Abstract 21310: Access Site Complications After Transarterial Aortic Valve Implantation Using the Medtronic CoreValve ReValving System: Impact of Short-Term Mortality
Symptomatic aortic valve stenosis in older patients (pts) — who are considered to be at higher risk for conventional aortic valve replacement due to their co-morbidities — is more frequently treated by transcatheter aortic valve implantation (TAVI). Despite of the small profile of the system, this minimally invasive strategy might bear the risk of vascular access site complications. Therefore, it was the aim of the present analysis was to elucidate the impact of access site complications on short term outcome after TAVI.
Methods/Results: Pts with significant aortic stenosis who were treated with the Medtronic CoreValve System (MCS) transarterially were analyzed. Vascular access site complications were defined as vessel dissection, perforation, occlusion, malfunction of the closure device and any other vascular complication requiring surgery or interventional therapy. A total of 325 pts (age 81±6 years; Logistic EuroSCORE 23.6±13.8%) were treated with the MCS between 2006 and 2010 at our institution. The size of the delivery system was 18 F in all cases and the axillary/subclavian artery was used as access site in seven cases (2 %), all other patients were treated transfemorally. A total of 68 pts (20.9%) had an access site complication requiring intervention. Of these patients, 19 (5.8%) experienced a vessel dissection of whom 17 were treated by stenting. Ten patients (3.1 %) had a vessel perforation; six were managed by placement of a covered stent and four required surgical reconstruction of the vessel. In 34 pts surgical access site closure had to be performed because of closure device failure (10.5%). Pts with vascular complications had a significantly higher 30-day-mortality compared to those pts who did not experience such a complication (23.5% vs. 8.9%, p=0.001).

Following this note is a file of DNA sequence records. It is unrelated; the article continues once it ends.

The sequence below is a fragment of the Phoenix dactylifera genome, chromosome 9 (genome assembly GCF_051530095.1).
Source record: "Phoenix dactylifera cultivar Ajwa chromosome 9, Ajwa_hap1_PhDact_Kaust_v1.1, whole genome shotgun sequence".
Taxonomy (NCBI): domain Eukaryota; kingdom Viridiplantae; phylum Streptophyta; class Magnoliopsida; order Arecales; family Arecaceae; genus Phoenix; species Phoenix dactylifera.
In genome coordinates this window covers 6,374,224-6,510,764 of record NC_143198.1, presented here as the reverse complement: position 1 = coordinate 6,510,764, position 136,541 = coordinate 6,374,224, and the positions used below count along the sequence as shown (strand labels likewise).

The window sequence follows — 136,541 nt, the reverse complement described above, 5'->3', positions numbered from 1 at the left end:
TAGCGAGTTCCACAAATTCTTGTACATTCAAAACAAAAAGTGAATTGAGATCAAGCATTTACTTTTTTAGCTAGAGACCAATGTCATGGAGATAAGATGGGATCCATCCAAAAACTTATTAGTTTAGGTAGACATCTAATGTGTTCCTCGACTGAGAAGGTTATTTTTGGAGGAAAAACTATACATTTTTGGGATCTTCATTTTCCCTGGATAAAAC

Conclusions: Older patients with comorbidities requiring aortic valve surgery can be alternatively treated by TAVI. However, the occurrence of access site complications is associated with a higher mortality. Therefore, careful preinterventional access site screening and immediate management of vascular complications are important strategies to reduce mortality and morbidity after TAVI.
- © 2010 by American Heart Association, Inc.